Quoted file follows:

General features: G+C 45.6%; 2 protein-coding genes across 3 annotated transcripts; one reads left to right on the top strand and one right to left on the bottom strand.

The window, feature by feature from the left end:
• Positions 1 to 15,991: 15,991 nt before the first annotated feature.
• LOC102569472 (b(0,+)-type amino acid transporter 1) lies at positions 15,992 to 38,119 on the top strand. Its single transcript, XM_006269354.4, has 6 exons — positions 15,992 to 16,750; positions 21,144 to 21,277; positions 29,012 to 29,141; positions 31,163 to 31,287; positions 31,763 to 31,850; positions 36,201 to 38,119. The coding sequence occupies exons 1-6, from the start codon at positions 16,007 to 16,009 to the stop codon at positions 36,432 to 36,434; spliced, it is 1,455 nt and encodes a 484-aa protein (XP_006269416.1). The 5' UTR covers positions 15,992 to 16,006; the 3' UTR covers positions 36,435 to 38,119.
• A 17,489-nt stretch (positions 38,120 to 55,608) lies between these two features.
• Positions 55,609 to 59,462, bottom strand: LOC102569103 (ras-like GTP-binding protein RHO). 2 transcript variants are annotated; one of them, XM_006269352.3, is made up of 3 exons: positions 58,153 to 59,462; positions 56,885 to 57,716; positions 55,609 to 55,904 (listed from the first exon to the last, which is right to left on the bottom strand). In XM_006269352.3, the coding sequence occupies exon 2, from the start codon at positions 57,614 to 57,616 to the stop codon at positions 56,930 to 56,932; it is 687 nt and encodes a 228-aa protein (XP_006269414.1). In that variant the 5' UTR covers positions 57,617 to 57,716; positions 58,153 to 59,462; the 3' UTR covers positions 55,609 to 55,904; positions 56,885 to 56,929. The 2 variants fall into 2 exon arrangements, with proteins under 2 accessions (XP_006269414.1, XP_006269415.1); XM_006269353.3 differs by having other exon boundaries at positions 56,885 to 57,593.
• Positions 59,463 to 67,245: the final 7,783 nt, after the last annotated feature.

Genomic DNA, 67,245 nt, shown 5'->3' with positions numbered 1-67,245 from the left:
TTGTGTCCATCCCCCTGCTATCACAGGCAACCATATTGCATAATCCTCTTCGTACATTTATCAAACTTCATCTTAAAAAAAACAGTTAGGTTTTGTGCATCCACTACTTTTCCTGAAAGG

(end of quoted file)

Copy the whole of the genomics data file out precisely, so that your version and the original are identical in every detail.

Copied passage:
General features: G+C 45.6%; 2 protein-coding genes across 3 annotated transcripts; one reads left to right on the top strand and one right to left on the bottom strand.

The window, feature by feature from the left end:
• Positions 1 to 15,991: 15,991 nt before the first annotated feature.
• LOC102569472 (b(0,+)-type amino acid transporter 1) lies at positions 15,992 to 38,119 on the top strand. Its single transcript, XM_006269354.4, has 6 exons — positions 15,992 to 16,750; positions 21,144 to 21,277; positions 29,012 to 29,141; positions 31,163 to 31,287; positions 31,763 to 31,850; positions 36,201 to 38,119. The coding sequence occupies exons 1-6, from the start codon at positions 16,007 to 16,009 to the stop codon at positions 36,432 to 36,434; spliced, it is 1,455 nt and encodes a 484-aa protein (XP_006269416.1). The 5' UTR covers positions 15,992 to 16,006; the 3' UTR covers positions 36,435 to 38,119.
• A 17,489-nt stretch (positions 38,120 to 55,608) lies between these two features.
• Positions 55,609 to 59,462, bottom strand: LOC102569103 (ras-like GTP-binding protein RHO). 2 transcript variants are annotated; one of them, XM_006269352.3, is made up of 3 exons: positions 58,153 to 59,462; positions 56,885 to 57,716; positions 55,609 to 55,904 (listed from the first exon to the last, which is right to left on the bottom strand). In XM_006269352.3, the coding sequence occupies exon 2, from the start codon at positions 57,614 to 57,616 to the stop codon at positions 56,930 to 56,932; it is 687 nt and encodes a 228-aa protein (XP_006269414.1). In that variant the 5' UTR covers positions 57,617 to 57,716; positions 58,153 to 59,462; the 3' UTR covers positions 55,609 to 55,904; positions 56,885 to 56,929. The 2 variants fall into 2 exon arrangements, with proteins under 2 accessions (XP_006269414.1, XP_006269415.1); XM_006269353.3 differs by having other exon boundaries at positions 56,885 to 57,593.
• Positions 59,463 to 67,245: the final 7,783 nt, after the last annotated feature.

Genomic DNA, 67,245 nt, shown 5'->3' with positions numbered 1-67,245 from the left:
TTGTGTCCATCCCCCTGCTATCACAGGCAACCATATTGCATAATCCTCTTCGTACATTTATCAAACTTCATCTTAAAAAAAACAGTTAGGTTTTGTGCATCCACTACTTTTCCTGAAAGG